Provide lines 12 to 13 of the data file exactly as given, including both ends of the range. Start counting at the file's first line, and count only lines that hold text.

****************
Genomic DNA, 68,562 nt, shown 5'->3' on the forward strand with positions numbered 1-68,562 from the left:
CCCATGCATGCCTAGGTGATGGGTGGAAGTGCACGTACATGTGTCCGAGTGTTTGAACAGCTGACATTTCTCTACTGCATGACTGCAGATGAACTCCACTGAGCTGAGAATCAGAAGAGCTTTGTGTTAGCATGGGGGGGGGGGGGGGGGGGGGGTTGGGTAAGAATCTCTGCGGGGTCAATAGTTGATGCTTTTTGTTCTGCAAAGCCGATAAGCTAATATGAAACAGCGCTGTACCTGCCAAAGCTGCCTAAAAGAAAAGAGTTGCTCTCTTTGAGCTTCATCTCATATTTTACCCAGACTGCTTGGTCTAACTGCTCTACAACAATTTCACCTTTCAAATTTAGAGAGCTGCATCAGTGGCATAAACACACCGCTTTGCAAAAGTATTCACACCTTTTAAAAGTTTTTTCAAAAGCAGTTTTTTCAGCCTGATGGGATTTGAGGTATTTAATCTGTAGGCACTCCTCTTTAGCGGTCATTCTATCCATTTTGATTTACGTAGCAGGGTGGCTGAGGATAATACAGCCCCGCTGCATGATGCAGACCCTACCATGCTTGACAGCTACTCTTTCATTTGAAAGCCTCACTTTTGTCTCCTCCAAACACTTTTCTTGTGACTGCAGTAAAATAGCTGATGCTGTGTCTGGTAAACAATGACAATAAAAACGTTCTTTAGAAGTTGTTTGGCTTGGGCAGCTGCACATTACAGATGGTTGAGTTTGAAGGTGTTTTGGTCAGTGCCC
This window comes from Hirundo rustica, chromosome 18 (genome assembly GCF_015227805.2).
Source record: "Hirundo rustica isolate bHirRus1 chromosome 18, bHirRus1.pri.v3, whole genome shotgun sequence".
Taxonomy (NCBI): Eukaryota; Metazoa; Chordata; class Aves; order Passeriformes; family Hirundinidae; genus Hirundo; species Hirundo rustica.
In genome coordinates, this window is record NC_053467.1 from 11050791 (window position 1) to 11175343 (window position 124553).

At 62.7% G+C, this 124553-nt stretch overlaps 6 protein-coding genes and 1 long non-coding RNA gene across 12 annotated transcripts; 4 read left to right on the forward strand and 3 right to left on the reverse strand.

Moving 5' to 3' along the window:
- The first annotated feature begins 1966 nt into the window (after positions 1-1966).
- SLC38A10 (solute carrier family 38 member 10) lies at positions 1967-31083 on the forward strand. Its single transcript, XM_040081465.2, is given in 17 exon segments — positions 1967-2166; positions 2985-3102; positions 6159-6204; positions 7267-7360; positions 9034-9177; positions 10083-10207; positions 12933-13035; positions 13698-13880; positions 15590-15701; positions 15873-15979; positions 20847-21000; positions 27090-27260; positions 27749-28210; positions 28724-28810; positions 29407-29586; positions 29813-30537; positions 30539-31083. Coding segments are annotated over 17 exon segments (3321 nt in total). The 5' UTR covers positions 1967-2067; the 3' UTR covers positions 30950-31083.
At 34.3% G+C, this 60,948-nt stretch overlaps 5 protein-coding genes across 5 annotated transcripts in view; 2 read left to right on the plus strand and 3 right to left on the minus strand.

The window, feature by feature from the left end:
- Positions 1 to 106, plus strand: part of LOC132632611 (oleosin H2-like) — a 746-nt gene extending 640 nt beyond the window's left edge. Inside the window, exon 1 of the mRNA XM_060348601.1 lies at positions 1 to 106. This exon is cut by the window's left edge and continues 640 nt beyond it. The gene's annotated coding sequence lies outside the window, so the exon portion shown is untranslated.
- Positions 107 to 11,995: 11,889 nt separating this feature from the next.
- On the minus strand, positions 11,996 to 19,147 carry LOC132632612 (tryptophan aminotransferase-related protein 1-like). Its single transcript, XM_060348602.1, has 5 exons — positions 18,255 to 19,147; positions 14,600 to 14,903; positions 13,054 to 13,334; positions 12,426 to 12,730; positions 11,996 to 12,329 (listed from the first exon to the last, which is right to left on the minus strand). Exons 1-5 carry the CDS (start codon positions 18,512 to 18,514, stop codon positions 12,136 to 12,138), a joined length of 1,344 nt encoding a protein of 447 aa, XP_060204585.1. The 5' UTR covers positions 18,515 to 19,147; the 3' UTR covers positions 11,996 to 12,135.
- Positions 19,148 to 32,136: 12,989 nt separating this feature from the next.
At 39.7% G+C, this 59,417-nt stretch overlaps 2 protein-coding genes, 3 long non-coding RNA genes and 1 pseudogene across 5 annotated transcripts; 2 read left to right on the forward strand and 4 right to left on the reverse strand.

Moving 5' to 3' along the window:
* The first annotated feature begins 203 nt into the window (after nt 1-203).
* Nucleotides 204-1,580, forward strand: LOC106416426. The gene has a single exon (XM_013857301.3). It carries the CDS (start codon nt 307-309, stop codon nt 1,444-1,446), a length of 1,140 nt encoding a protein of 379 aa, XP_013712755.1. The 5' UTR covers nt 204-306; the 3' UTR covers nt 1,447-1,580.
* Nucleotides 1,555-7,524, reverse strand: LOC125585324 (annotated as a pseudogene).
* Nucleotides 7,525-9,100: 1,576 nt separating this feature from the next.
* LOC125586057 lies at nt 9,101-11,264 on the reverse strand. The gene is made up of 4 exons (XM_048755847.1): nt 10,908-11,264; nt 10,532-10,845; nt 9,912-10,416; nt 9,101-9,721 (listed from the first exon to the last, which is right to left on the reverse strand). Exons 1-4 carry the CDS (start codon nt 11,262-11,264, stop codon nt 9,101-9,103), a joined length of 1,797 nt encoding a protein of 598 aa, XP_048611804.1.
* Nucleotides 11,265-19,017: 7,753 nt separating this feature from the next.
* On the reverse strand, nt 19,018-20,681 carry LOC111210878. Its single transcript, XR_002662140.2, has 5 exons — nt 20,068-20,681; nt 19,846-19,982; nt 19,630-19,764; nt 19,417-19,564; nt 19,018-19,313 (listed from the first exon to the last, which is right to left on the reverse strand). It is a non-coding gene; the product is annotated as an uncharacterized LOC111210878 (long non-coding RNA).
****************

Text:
The window, feature by feature from the left end:
- Positions 1 to 106, plus strand: part of LOC132632611 (oleosin H2-like) — a 746-nt gene extending 640 nt beyond the window's left edge. Inside the window, exon 1 of the mRNA XM_060348601.1 lies at positions 1 to 106. This exon is cut by the window's left edge and continues 640 nt beyond it. The gene's annotated coding sequence lies outside the window, so the exon portion shown is untranslated.